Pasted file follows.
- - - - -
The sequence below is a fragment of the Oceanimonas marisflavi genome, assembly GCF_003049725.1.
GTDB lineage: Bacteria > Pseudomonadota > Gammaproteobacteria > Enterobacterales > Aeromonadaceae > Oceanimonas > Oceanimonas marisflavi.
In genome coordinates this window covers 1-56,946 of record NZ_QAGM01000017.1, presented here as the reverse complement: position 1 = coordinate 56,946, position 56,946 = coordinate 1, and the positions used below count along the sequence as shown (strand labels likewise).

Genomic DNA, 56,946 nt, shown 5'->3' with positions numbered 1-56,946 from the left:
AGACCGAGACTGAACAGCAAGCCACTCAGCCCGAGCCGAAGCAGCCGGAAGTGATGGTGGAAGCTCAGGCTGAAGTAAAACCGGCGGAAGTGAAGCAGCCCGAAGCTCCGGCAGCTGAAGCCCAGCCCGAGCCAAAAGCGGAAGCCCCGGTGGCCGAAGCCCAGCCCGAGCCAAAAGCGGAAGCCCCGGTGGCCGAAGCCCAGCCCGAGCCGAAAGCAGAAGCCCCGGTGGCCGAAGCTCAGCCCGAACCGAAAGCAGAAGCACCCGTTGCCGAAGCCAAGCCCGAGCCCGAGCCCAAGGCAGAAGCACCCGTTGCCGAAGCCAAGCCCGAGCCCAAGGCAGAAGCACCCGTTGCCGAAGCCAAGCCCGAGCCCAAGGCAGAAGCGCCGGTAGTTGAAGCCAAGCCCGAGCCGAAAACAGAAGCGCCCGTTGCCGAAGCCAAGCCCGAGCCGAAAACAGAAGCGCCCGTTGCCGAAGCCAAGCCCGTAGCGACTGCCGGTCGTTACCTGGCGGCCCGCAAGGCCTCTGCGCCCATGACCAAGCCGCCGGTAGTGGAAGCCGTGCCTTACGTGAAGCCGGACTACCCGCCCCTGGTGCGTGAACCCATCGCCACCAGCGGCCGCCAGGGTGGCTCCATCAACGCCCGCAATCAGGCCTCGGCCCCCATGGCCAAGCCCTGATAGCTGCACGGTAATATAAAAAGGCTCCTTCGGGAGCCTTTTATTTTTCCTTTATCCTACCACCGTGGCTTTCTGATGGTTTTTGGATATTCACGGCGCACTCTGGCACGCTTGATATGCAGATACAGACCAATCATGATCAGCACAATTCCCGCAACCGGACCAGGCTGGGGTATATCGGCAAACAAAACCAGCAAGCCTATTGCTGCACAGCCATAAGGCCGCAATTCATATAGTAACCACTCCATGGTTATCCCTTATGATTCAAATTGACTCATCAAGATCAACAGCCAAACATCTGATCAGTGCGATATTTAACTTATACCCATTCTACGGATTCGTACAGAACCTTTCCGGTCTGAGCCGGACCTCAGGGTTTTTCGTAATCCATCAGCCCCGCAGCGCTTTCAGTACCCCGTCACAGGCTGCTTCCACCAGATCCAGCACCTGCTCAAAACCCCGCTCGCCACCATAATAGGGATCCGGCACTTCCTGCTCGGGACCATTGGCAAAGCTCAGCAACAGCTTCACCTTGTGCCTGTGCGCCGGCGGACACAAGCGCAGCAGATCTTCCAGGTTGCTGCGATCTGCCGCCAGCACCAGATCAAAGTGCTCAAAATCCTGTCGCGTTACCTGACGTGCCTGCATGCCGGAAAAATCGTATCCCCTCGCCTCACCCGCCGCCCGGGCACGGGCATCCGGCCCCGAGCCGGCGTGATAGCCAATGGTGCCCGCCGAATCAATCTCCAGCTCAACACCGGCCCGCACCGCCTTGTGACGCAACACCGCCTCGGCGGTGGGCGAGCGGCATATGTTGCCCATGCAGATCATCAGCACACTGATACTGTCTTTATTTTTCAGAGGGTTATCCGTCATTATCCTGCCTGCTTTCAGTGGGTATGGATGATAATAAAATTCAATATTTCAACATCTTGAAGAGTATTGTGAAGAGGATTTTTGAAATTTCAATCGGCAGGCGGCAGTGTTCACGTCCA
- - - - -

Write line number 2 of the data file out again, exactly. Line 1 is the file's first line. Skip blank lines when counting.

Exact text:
GTDB lineage: Bacteria > Pseudomonadota > Gammaproteobacteria > Enterobacterales > Aeromonadaceae > Oceanimonas > Oceanimonas marisflavi.